Mumbai Police recently appointed a team of housewives as undercover detectives, trained to spot and help nab rapists and molesters. While this move has been well appreciated by former police commissioners and experts, it also tells a very different story about the city’s police force and its resources.
Once considered to be a mine of information across Indian security agencies, Mumbai Police has been struggling to maintain a healthy information network. Earlier, the force would depend on the police-public relationship and a network of khabris (informers) to source its info. However, with the existing police-public ratio having dropped to one policeman for 829 people (according to the Bureau of Police Research and Development, under the Ministry of Home Affairs), the police are now searching for new operatives, such as street dwellers and locals.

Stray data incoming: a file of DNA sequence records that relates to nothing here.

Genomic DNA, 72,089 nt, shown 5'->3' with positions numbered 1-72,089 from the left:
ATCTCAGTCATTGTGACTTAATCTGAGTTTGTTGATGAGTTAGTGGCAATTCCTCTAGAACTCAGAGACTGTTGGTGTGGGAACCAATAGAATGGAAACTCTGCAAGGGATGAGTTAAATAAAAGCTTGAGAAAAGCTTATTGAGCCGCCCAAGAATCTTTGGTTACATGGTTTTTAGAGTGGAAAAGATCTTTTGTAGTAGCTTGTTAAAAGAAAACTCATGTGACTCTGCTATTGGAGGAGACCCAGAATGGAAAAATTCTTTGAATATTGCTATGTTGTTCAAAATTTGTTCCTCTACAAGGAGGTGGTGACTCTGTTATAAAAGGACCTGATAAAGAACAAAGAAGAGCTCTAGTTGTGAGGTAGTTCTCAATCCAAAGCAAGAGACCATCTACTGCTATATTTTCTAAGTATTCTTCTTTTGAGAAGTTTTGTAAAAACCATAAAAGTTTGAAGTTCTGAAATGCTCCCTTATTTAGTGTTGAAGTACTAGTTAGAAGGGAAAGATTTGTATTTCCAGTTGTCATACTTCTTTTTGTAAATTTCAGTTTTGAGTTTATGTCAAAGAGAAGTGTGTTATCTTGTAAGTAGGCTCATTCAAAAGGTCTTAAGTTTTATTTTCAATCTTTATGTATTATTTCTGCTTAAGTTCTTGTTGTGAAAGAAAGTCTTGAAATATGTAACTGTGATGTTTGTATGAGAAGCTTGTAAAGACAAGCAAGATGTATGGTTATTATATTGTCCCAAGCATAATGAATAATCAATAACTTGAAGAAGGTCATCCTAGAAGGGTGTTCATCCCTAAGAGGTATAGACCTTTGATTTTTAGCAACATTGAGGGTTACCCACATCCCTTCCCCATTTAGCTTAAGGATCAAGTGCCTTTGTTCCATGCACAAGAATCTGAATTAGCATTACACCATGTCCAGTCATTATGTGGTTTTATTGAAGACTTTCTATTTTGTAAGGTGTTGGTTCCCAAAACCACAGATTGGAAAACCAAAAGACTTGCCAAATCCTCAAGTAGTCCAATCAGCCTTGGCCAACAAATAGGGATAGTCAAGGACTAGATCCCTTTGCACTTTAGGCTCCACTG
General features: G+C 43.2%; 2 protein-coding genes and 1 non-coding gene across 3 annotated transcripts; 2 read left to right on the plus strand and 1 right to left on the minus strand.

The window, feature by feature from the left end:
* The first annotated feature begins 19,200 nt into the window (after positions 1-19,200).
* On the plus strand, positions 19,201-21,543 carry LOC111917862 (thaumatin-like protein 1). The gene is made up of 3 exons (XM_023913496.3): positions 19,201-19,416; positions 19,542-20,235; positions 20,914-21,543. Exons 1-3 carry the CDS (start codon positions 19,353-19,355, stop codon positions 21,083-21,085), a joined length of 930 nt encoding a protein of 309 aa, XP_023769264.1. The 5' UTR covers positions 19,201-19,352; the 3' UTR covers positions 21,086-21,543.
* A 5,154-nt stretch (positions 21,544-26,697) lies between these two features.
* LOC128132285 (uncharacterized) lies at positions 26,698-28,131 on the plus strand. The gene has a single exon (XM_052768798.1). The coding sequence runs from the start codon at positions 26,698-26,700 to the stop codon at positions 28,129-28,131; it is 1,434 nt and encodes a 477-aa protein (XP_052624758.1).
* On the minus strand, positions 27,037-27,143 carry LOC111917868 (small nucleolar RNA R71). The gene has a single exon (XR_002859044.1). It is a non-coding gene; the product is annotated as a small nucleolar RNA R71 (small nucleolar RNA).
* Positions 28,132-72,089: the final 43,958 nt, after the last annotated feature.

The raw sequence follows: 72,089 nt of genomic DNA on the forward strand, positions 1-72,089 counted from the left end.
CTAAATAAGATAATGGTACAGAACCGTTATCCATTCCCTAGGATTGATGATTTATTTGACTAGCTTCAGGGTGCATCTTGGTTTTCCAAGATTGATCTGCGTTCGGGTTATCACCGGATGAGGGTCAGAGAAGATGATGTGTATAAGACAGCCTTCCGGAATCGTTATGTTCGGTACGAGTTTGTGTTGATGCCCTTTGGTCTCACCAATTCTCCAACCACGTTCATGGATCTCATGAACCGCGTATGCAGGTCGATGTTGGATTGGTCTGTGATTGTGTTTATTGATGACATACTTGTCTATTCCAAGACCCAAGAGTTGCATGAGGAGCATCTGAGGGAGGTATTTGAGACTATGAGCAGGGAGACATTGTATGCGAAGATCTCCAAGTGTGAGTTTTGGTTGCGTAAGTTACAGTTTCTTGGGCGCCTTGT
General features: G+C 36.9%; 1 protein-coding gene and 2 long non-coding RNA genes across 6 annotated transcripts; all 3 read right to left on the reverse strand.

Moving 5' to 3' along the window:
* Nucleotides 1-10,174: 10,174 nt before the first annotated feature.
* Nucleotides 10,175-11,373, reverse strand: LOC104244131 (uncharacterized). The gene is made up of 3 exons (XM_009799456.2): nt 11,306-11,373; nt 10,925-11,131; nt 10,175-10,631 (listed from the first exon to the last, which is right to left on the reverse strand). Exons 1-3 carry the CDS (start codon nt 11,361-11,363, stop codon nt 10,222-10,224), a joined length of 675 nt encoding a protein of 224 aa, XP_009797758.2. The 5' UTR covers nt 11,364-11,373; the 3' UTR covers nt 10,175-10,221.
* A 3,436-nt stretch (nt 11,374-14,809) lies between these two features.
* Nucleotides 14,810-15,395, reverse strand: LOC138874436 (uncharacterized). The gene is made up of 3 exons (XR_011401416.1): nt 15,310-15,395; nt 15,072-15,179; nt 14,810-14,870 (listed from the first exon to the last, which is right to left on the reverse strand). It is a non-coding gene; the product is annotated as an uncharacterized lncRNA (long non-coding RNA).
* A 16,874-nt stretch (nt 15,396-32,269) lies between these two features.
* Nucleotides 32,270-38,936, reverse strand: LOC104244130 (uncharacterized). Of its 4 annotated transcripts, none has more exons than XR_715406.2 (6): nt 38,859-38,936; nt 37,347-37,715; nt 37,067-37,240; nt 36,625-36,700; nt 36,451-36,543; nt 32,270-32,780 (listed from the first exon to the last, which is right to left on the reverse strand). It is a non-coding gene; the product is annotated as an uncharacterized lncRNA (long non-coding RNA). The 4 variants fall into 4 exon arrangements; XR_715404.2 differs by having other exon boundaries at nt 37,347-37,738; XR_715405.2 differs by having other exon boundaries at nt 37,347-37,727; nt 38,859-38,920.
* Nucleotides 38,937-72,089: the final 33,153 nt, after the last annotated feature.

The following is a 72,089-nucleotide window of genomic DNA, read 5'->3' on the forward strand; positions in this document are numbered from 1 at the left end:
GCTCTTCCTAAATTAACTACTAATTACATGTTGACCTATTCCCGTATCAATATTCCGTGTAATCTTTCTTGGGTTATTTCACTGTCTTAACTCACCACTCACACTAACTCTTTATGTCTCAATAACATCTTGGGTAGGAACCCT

This is not an isolated attempt, till date several attempts have been made to depute locals as police informers, but all past efforts have failed. In the past, cops had involved hawkers, shoe polishers, college students and social workers to act as their eyes and ears.
They had also appointed a group of locals, named the ‘eagle brigade’, to patrol the streets in crime-affected areas at night. The members were even given identity cards, but the initiative was hit by controversy after some of them began misusing their powers and tried extorting money from citizens.
A major concern that needs to be addressed is how the police will ensure the security of these informants. In the current scenario, while cops are still struggling to get the witness protection programme in place, the protection of this secret service team remains in doubt.
There are hundreds of cases in which acting as police informers proved costly for citizens, who are now forced to wait for justice themselves. Until the police department figures out a solution for these problems, it is probable that its ‘housewife secret service’ initiative will be as short-lived as the other schemes.